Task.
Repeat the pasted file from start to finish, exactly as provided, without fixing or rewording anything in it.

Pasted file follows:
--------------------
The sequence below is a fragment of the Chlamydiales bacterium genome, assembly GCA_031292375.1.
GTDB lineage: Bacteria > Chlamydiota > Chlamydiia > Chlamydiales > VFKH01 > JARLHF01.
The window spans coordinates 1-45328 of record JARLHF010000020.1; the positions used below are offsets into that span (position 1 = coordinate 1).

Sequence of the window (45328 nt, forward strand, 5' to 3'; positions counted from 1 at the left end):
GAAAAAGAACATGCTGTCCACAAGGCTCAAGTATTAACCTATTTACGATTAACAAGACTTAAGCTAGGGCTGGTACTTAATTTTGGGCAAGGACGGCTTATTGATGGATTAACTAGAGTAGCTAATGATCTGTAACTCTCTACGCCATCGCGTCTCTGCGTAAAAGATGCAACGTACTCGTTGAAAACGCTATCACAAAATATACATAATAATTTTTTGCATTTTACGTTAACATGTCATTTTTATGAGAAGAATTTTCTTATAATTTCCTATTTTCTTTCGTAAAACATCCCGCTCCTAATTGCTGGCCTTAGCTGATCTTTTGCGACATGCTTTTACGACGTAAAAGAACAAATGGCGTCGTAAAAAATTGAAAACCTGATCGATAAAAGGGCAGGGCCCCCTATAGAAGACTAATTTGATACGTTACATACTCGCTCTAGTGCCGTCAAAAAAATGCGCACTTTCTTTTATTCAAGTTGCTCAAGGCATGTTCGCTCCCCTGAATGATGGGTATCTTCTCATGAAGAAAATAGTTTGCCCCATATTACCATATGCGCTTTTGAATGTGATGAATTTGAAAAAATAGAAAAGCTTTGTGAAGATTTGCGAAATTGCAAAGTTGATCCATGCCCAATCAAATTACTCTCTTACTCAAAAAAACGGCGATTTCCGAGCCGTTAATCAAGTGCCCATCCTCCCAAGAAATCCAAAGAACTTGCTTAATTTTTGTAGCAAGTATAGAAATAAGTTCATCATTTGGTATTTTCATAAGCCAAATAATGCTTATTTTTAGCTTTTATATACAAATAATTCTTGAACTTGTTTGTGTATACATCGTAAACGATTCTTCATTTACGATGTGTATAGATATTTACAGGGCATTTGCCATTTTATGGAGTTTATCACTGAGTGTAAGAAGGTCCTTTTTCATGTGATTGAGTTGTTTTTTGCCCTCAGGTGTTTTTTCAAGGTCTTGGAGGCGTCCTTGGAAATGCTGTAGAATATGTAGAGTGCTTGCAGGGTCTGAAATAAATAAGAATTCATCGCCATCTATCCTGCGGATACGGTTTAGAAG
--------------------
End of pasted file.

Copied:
The sequence below is a fragment of the Chlamydiales bacterium genome, assembly GCA_031292375.1.
GTDB lineage: Bacteria > Chlamydiota > Chlamydiia > Chlamydiales > VFKH01 > JARLHF01.
The window spans coordinates 1-45328 of record JARLHF010000020.1; the positions used below are offsets into that span (position 1 = coordinate 1).

Sequence of the window (45328 nt, forward strand, 5' to 3'; positions counted from 1 at the left end):
GAAAAAGAACATGCTGTCCACAAGGCTCAAGTATTAACCTATTTACGATTAACAAGACTTAAGCTAGGGCTGGTACTTAATTTTGGGCAAGGACGGCTTATTGATGGATTAACTAGAGTAGCTAATGATCTGTAACTCTCTACGCCATCGCGTCTCTGCGTAAAAGATGCAACGTACTCGTTGAAAACGCTATCACAAAATATACATAATAATTTTTTGCATTTTACGTTAACATGTCATTTTTATGAGAAGAATTTTCTTATAATTTCCTATTTTCTTTCGTAAAACATCCCGCTCCTAATTGCTGGCCTTAGCTGATCTTTTGCGACATGCTTTTACGACGTAAAAGAACAAATGGCGTCGTAAAAAATTGAAAACCTGATCGATAAAAGGGCAGGGCCCCCTATAGAAGACTAATTTGATACGTTACATACTCGCTCTAGTGCCGTCAAAAAAATGCGCACTTTCTTTTATTCAAGTTGCTCAAGGCATGTTCGCTCCCCTGAATGATGGGTATCTTCTCATGAAGAAAATAGTTTGCCCCATATTACCATATGCGCTTTTGAATGTGATGAATTTGAAAAAATAGAAAAGCTTTGTGAAGATTTGCGAAATTGCAAAGTTGATCCATGCCCAATCAAATTACTCTCTTACTCAAAAAAACGGCGATTTCCGAGCCGTTAATCAAGTGCCCATCCTCCCAAGAAATCCAAAGAACTTGCTTAATTTTTGTAGCAAGTATAGAAATAAGTTCATCATTTGGTATTTTCATAAGCCAAATAATGCTTATTTTTAGCTTTTATATACAAATAATTCTTGAACTTGTTTGTGTATACATCGTAAACGATTCTTCATTTACGATGTGTATAGATATTTACAGGGCATTTGCCATTTTATGGAGTTTATCACTGAGTGTAAGAAGGTCCTTTTTCATGTGATTGAGTTGTTTTTTGCCCTCAGGTGTTTTTTCAAGGTCTTGGAGGCGTCCTTGGAAATGCTGTAGAATATGTAGAGTGCTTGCAGGGTCTGAAATAAATAAGAATTCATCGCCATCTATCCTGCGGATACGGTTTAGAAG